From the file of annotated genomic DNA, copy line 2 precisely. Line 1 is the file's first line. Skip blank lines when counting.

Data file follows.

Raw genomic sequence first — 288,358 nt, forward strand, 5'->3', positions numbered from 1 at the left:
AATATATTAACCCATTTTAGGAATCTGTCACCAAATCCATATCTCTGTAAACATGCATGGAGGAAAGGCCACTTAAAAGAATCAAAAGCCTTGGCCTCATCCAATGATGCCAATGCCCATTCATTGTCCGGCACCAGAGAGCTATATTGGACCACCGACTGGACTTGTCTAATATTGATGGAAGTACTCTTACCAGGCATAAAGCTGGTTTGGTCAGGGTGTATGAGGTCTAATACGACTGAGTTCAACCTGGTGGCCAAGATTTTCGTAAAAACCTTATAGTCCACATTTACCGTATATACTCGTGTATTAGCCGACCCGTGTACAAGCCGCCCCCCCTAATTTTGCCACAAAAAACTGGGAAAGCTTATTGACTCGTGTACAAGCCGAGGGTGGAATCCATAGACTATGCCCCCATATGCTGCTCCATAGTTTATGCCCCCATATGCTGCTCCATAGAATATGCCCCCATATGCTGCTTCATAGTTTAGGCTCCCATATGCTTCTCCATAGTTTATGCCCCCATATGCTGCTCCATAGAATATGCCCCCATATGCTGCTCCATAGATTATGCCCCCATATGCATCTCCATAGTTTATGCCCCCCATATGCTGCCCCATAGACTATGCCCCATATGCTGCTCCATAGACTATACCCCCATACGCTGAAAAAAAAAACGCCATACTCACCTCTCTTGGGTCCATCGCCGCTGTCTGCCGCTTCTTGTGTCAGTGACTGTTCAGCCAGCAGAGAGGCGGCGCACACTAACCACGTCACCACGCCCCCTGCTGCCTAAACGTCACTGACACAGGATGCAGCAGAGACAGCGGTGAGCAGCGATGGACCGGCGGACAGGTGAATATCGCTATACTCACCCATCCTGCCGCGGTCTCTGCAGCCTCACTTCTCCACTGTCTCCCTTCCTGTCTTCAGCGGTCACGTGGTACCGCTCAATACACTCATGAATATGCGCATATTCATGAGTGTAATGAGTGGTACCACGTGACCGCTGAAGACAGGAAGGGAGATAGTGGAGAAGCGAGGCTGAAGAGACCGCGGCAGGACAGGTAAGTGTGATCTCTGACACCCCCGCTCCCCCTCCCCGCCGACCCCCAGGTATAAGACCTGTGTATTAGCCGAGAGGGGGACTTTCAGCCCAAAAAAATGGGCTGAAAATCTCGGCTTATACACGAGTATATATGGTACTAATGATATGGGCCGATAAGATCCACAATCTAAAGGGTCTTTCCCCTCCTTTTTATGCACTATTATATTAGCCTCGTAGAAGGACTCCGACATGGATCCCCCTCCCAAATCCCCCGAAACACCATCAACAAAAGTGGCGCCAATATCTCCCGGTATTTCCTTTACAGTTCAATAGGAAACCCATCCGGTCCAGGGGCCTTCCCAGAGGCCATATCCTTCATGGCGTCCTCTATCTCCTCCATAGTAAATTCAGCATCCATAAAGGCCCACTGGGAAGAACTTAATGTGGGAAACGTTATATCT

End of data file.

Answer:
AATATATTAACCCATTTTAGGAATCTGTCACCAAATCCATATCTCTGTAAACATGCATGGAGGAAAGGCCACTTAAAAGAATCAAAAGCCTTGGCCTCATCCAATGATGCCAATGCCCATTCATTGTCCGGCACCAGAGAGCTATATTGGACCACCGACTGGACTTGTCTAATATTGATGGAAGTACTCTTACCAGGCATAAAGCTGGTTTGGTCAGGGTGTATGAGGTCTAATACGACTGAGTTCAACCTGGTGGCCAAGATTTTCGTAAAAACCTTATAGTCCACATTTACCGTATATACTCGTGTATTAGCCGACCCGTGTACAAGCCGCCCCCCCTAATTTTGCCACAAAAAACTGGGAAAGCTTATTGACTCGTGTACAAGCCGAGGGTGGAATCCATAGACTATGCCCCCATATGCTGCTCCATAGTTTATGCCCCCATATGCTGCTCCATAGAATATGCCCCCATATGCTGCTTCATAGTTTAGGCTCCCATATGCTTCTCCATAGTTTATGCCCCCATATGCTGCTCCATAGAATATGCCCCCATATGCTGCTCCATAGATTATGCCCCCATATGCATCTCCATAGTTTATGCCCCCCATATGCTGCCCCATAGACTATGCCCCATATGCTGCTCCATAGACTATACCCCCATACGCTGAAAAAAAAAACGCCATACTCACCTCTCTTGGGTCCATCGCCGCTGTCTGCCGCTTCTTGTGTCAGTGACTGTTCAGCCAGCAGAGAGGCGGCGCACACTAACCACGTCACCACGCCCCCTGCTGCCTAAACGTCACTGACACAGGATGCAGCAGAGACAGCGGTGAGCAGCGATGGACCGGCGGACAGGTGAATATCGCTATACTCACCCATCCTGCCGCGGTCTCTGCAGCCTCACTTCTCCACTGTCTCCCTTCCTGTCTTCAGCGGTCACGTGGTACCGCTCAATACACTCATGAATATGCGCATATTCATGAGTGTAATGAGTGGTACCACGTGACCGCTGAAGACAGGAAGGGAGATAGTGGAGAAGCGAGGCTGAAGAGACCGCGGCAGGACAGGTAAGTGTGATCTCTGACACCCCCGCTCCCCCTCCCCGCCGACCCCCAGGTATAAGACCTGTGTATTAGCCGAGAGGGGGACTTTCAGCCCAAAAAAATGGGCTGAAAATCTCGGCTTATACACGAGTATATATGGTACTAATGATATGGGCCGATAAGATCCACAATCTAAAGGGTCTTTCCCCTCCTTTTTATGCACTATTATATTAGCCTCGTAGAAGGACTCCGACATGGATCCCCCTCCCAAATCCCCCGAAACACCATCAACAAAAGTGGCGCCAATATCTCCCGGTATTTCCTTTACAGTTCAATAGGAAACCCATCCGGTCCAGGGGCCTTCCCAGAGGCCATATCCTTCATGGCGTCCTCTATCTCCTCCATAGTAAATTCAGCATCCATAAAGGCCCACTGGGAAGAACTTAATGTGGGAAACGTTATATCT